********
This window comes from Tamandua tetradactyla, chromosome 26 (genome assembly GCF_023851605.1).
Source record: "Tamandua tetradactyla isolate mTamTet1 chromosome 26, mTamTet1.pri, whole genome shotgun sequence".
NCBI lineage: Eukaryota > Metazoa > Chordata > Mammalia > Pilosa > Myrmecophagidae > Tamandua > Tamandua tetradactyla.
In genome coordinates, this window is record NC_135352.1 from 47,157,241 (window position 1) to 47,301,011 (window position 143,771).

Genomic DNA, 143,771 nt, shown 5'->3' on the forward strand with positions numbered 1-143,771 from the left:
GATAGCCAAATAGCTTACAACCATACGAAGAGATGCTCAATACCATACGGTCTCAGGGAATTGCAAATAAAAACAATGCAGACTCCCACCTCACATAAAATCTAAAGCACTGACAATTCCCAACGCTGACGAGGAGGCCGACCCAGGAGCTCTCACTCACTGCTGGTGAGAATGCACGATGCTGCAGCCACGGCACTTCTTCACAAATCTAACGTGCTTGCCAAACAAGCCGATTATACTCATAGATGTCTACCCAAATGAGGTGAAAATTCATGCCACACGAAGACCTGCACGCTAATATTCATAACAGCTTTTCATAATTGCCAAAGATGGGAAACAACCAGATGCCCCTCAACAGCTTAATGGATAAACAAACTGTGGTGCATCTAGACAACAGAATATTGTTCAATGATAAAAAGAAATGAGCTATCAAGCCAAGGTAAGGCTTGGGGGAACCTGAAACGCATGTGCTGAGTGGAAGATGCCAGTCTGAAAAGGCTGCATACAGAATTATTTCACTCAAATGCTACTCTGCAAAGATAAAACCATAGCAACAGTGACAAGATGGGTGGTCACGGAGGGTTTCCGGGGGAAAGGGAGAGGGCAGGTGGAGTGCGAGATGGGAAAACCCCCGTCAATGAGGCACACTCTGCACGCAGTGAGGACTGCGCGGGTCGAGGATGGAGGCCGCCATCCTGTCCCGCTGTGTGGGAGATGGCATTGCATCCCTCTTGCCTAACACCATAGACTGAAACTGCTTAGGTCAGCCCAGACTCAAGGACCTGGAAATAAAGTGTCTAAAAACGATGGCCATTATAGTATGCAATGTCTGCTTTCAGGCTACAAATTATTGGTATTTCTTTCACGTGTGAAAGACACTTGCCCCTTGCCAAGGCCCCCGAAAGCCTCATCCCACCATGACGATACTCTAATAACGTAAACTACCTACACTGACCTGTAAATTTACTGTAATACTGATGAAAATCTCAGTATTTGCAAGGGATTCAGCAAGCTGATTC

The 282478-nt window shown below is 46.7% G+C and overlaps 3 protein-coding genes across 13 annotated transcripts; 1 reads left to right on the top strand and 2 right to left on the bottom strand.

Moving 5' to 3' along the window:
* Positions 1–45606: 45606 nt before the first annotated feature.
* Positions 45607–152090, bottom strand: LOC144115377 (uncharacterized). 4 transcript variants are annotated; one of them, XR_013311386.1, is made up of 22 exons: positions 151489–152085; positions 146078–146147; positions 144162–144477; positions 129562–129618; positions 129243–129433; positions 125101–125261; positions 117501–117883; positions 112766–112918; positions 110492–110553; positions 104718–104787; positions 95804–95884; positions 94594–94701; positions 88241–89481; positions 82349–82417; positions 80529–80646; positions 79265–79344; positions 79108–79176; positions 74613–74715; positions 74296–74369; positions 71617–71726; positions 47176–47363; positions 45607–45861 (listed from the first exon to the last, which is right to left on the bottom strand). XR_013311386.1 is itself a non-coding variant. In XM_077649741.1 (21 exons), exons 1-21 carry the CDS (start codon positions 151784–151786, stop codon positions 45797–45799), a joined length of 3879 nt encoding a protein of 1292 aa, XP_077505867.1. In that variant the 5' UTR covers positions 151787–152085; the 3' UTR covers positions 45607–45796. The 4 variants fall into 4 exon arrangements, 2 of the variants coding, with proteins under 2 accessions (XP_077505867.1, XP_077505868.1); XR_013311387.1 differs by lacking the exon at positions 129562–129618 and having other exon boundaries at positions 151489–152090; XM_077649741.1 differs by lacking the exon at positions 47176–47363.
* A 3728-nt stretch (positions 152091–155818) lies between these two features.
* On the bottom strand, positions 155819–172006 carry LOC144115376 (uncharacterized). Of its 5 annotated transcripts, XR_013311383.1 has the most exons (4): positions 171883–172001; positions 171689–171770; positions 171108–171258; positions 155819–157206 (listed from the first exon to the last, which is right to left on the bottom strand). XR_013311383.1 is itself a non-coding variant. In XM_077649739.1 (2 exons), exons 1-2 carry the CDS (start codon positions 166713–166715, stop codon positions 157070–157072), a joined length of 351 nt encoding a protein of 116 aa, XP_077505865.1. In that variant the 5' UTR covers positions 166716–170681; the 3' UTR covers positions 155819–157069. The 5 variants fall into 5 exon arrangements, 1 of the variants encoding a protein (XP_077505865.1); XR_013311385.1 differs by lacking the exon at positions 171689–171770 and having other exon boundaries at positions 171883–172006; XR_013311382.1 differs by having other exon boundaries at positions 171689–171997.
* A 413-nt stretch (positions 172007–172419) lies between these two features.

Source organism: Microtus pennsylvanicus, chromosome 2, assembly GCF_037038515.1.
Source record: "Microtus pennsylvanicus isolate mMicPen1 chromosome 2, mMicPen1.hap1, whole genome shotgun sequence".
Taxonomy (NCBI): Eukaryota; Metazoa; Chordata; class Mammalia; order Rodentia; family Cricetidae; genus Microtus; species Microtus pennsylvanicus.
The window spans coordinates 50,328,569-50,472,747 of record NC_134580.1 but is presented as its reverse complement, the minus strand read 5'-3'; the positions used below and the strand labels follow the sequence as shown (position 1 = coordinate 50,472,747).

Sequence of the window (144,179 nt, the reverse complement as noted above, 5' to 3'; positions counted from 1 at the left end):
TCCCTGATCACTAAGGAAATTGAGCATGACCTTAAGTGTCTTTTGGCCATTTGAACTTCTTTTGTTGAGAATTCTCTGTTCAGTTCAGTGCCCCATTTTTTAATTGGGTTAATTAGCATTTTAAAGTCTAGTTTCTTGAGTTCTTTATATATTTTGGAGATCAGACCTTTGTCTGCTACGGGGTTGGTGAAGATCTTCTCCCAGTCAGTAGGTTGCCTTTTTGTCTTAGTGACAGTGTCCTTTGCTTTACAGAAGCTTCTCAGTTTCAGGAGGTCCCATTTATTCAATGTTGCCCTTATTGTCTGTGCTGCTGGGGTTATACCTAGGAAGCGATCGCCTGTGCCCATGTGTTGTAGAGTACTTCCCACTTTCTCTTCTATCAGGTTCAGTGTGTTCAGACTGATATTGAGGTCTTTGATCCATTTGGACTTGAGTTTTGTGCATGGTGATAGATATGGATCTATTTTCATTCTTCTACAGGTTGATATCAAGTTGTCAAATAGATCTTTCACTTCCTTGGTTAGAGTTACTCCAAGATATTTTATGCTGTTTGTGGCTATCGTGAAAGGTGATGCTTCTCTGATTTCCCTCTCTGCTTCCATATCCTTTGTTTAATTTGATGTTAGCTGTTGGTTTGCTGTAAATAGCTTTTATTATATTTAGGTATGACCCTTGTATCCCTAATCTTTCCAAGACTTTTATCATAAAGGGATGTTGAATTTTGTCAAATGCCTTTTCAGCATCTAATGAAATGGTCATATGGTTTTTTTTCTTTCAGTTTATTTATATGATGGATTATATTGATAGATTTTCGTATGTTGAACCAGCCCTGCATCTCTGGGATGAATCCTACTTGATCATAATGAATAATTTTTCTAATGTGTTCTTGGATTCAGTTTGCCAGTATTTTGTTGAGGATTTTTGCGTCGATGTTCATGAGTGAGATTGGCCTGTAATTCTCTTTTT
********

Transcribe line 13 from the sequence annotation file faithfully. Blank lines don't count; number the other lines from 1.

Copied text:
* A 413-nt stretch (positions 172007–172419) lies between these two features.